Magnolia uses JUnit 4 and if dynamic mocks are required Mockito (new) for creating unit tests. Before we were using EasyMock for dynamic mocks.

Mockito is a more recent mocking library. We'll not bulk convert existing EasyMock-Tests as this would be to big an effort. Instead we set up the following rules:

  • all new tests requiring dynamic mocks use Mockito
  • whenever you touch (fix, adapt, complete) an existing test that's using EasyMock: convert it to Mockito

Independently from that make sure your tests match our conventions. Information on how to best migrate JUnit3-style tests to JUnit4 can be found here.

Magnolia Provided Testing Support

In general we try to use the slimmest possible approach in tests. For testing basic functionality that does depend on itself there is no need to use mock objects. We can just test that method functionality straight away.

In cases we need to test objects that depend on other objects and this is where we use mock objects. Beware that they can just return what you want but the code behind won't be executed.

Imagine you need to test something that depends on a repository, well you can 'mock' a repository and it's content without having to create the repository itself.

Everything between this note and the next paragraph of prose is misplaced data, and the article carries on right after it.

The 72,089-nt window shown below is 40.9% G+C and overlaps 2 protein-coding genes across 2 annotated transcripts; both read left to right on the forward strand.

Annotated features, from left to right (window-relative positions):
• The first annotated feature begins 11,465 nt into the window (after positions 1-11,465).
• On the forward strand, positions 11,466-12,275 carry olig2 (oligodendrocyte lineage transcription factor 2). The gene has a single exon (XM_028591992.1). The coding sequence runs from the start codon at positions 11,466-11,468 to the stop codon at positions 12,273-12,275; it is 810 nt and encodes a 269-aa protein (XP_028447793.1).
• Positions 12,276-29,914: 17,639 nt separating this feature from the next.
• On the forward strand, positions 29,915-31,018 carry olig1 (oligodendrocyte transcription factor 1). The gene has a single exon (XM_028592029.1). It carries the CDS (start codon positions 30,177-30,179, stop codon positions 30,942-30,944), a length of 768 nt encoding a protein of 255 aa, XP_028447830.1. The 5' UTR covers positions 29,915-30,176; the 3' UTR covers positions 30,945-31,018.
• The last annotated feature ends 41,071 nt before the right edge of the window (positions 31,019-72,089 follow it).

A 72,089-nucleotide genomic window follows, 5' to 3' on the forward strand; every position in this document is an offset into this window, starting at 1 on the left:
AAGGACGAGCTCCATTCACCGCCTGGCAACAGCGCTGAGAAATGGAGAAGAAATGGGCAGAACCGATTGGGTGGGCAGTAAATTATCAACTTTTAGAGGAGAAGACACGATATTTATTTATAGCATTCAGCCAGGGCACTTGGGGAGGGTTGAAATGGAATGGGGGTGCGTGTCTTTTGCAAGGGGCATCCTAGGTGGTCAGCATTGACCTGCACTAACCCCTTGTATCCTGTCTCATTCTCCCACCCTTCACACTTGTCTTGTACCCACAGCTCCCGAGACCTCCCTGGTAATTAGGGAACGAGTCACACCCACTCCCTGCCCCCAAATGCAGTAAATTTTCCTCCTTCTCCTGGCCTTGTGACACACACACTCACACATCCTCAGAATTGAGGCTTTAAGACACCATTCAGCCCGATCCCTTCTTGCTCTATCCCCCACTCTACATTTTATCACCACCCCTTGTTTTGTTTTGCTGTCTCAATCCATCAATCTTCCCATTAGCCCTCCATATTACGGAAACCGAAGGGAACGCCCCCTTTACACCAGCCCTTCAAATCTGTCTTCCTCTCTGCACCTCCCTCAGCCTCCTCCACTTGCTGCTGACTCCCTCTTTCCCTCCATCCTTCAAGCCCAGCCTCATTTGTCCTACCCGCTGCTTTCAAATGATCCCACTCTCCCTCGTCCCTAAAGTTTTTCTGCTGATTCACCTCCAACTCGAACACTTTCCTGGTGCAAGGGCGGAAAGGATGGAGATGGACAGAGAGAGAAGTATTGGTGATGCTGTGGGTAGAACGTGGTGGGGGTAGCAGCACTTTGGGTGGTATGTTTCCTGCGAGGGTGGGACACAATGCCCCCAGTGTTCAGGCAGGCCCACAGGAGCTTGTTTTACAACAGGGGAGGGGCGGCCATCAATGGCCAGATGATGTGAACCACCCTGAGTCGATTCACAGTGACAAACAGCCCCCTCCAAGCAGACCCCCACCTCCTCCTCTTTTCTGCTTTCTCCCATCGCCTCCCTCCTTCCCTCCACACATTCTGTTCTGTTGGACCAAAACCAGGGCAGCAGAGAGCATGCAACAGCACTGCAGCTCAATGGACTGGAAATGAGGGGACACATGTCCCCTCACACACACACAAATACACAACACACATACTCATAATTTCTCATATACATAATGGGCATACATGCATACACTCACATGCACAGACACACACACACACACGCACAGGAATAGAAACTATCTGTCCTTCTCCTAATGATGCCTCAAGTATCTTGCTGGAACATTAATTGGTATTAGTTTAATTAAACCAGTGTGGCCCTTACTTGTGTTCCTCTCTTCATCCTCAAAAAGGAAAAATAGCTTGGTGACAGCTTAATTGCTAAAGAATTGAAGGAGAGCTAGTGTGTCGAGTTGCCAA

MockSession session = SessionTestUtil.createSession("testWorkspace", propertiesString);

By doing this you can access to the nodes of you 'fake' repositoy as if it where real. But if you really need to use a real repository you can extend from RepositoryTestCase and use the methods declared in it.

Useful classes included in magnolia-core for building tests:

Here are some of the clases we have for Magnolia testing, you can find more classes in package info.magnolia.test 


Set default implementations or instances when IoC can't be used yet.

MgnlTestCaseSets up a basic environment for the test, loads beans and modules properties and initializes a mock context as the local context.
RepositoryTestCaseSuperclass for Tests requiring access to a real jcr repo.
MockUtilUtil to create mock objects - especially MockContexts.